InVideo Programming is a new feature launched by YouTube that allows you to feature certain videos across all videos in your library. You can also use this feature to better brand a channel, because this is centrally managed through the channel settings, you only need to change this once to update across all videos.

This feature can be used to highlight certain videos, by displaying them over all of your content or to promote your branding by including a brand logo that links to your channel; find out more on YouTube’s creators blog.

 

A great example of this in the wild is AnalyticsSEO’s YouTube channel, who have ‘featured’ their channel which includes their brand logo over their videos.

 

YouTube Annotations

YouTube annotations have been extended to allow Associated Websites (defined by YouTube’s Partner Program) annotations on their videos, which can be used to link direct to your website.

 

How to link to your website using annotations

The process of linking to your website using annotations is relatively simple:

1. Ensure that you’ve associated your website with your YouTube channel

2. In the video manager area, select ‘edit’ and then select the annotations option (if this is your first time then ensure that you click to ‘enable your account for external annotation links’)

3. Click ‘add annotation’ (select to create a new annotation or use an existing one) and then under ‘link’ add the category Associated Website

4. Enter your associated link in the link area and then save

If your require any additional clarification then you can see Google’s instructions on this here.

 

While YouTube annotations can be powerful ways of connecting your video assets to your website, if utilized correctly can help to influence a potential customers online journey, do use with caution. YouTube have openly said that ‘time watched’ is now a ranking factor for videos, therefore over use of external links can reduce watch time and negatively influence your videos ability to rank well.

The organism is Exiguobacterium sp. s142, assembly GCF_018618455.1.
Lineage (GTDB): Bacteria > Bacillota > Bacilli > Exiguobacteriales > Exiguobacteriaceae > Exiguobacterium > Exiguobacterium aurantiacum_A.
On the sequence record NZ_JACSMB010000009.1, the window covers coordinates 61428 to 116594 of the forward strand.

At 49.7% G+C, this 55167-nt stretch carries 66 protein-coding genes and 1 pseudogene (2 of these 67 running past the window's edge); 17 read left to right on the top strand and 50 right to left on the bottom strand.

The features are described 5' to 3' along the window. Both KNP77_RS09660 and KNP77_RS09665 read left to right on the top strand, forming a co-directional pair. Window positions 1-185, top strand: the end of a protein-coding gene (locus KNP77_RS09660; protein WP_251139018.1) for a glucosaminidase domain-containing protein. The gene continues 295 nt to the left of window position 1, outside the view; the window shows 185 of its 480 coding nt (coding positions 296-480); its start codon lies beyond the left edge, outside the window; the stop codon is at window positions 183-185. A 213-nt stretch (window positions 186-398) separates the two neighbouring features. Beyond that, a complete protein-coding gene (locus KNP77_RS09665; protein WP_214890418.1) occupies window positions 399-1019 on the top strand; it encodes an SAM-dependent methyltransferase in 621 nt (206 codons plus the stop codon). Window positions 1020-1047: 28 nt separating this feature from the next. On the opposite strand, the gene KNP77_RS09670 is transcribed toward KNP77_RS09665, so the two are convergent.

Summary

We are fans of the redesign. It seems to address some of the usage issues that were challenging in the old design. What’s more, it also drives ‘YouTube as a platform’ forward and directly seems to meet some of the challenges that online video platforms encounter, including:

  • Driving channel subscriptions
  • Sharing videos with friends
  • Personalizing your individual channel, and customizing it based on your likes and dislikes
  • Essentially YouTube have rather successfully created an environment where longer form content is more easily consumed and users spend more time

We’ve also got a couple of predictions for what’s next in YouTube’s development of their platform:

YouTube+

In our opinion, it is evident that these changes are another move to thoroughly intertwine the Google+ platform with all of Google Products; such as we’ve seen with the tighter integration of Gmail and Google+ and the launch of Google Local+. We feel that this is just the first step and there are more changes coming our way for the YouTube platform, as online marketers we’d be prudent to pay attention to these and capitalize on the opportunities as and when they come along.